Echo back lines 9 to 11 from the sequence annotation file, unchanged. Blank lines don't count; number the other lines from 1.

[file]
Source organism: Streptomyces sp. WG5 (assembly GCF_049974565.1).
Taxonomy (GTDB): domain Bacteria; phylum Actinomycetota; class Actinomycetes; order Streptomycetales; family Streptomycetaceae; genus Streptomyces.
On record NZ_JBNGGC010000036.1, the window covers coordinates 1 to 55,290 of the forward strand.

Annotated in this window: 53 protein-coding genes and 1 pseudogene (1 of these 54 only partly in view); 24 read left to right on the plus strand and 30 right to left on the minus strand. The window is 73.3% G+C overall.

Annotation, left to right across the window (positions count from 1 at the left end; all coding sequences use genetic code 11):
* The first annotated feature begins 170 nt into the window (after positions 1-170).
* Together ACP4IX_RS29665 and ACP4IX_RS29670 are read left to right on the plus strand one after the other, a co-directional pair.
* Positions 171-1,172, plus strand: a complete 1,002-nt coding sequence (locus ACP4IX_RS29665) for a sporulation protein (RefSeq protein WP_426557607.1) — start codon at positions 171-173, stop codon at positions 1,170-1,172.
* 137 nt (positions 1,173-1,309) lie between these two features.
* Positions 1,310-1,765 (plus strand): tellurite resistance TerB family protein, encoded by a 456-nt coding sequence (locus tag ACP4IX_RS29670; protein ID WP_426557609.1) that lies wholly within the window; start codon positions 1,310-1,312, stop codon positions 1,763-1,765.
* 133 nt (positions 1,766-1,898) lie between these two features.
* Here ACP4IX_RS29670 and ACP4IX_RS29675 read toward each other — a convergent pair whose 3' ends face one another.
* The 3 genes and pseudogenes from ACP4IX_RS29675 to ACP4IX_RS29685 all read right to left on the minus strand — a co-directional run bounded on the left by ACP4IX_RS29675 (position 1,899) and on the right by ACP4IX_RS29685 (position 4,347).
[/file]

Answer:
* 137 nt (positions 1,173-1,309) lie between these two features.
* Positions 1,310-1,765 (plus strand): tellurite resistance TerB family protein, encoded by a 456-nt coding sequence (locus tag ACP4IX_RS29670; protein ID WP_426557609.1) that lies wholly within the window; start codon positions 1,310-1,312, stop codon positions 1,763-1,765.
* 133 nt (positions 1,766-1,898) lie between these two features.